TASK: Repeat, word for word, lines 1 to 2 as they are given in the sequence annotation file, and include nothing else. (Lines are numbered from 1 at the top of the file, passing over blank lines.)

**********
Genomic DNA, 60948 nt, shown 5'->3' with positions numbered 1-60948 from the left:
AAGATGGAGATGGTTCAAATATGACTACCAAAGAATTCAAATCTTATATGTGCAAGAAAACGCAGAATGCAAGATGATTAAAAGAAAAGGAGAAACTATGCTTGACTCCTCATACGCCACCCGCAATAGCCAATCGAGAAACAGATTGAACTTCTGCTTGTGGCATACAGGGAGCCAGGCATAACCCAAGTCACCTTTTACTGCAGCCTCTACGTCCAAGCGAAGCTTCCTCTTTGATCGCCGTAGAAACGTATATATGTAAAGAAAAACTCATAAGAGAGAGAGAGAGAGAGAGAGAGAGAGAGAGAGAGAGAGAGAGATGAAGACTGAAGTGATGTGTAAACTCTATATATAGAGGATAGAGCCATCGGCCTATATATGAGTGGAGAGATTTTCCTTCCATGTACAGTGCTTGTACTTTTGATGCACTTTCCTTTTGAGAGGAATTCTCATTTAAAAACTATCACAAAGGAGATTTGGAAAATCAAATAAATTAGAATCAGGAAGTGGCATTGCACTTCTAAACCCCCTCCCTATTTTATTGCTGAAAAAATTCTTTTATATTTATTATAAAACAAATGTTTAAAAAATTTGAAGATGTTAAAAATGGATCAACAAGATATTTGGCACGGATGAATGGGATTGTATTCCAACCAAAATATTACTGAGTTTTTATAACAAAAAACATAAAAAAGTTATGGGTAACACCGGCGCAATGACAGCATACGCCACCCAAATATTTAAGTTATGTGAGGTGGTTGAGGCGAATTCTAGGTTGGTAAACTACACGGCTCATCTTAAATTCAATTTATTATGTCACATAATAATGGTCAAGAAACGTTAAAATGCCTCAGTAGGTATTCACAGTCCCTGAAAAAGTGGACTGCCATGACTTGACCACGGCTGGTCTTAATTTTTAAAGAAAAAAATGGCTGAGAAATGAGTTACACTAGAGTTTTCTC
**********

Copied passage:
Genomic DNA, 60948 nt, shown 5'->3' with positions numbered 1-60948 from the left:
AAGATGGAGATGGTTCAAATATGACTACCAAAGAATTCAAATCTTATATGTGCAAGAAAACGCAGAATGCAAGATGATTAAAAGAAAAGGAGAAACTATGCTTGACTCCTCATACGCCACCCGCAATAGCCAATCGAGAAACAGATTGAACTTCTGCTTGTGGCATACAGGGAGCCAGGCATAACCCAAGTCACCTTTTACTGCAGCCTCTACGTCCAAGCGAAGCTTCCTCTTTGATCGCCGTAGAAACGTATATATGTAAAGAAAAACTCATAAGAGAGAGAGAGAGAGAGAGAGAGAGAGAGAGAGAGAGAGAGAGATGAAGACTGAAGTGATGTGTAAACTCTATATATAGAGGATAGAGCCATCGGCCTATATATGAGTGGAGAGATTTTCCTTCCATGTACAGTGCTTGTACTTTTGATGCACTTTCCTTTTGAGAGGAATTCTCATTTAAAAACTATCACAAAGGAGATTTGGAAAATCAAATAAATTAGAATCAGGAAGTGGCATTGCACTTCTAAACCCCCTCCCTATTTTATTGCTGAAAAAATTCTTTTATATTTATTATAAAACAAATGTTTAAAAAATTTGAAGATGTTAAAAATGGATCAACAAGATATTTGGCACGGATGAATGGGATTGTATTCCAACCAAAATATTACTGAGTTTTTATAACAAAAAACATAAAAAAGTTATGGGTAACACCGGCGCAATGACAGCATACGCCACCCAAATATTTAAGTTATGTGAGGTGGTTGAGGCGAATTCTAGGTTGGTAAACTACACGGCTCATCTTAAATTCAATTTATTATGTCACATAATAATGGTCAAGAAACGTTAAAATGCCTCAGTAGGTATTCACAGTCCCTGAAAAAGTGGACTGCCATGACTTGACCACGGCTGGTCTTAATTTTTAAAGAAAAAAATGGCTGAGAAATGAGTTACACTAGAGTTTTCTC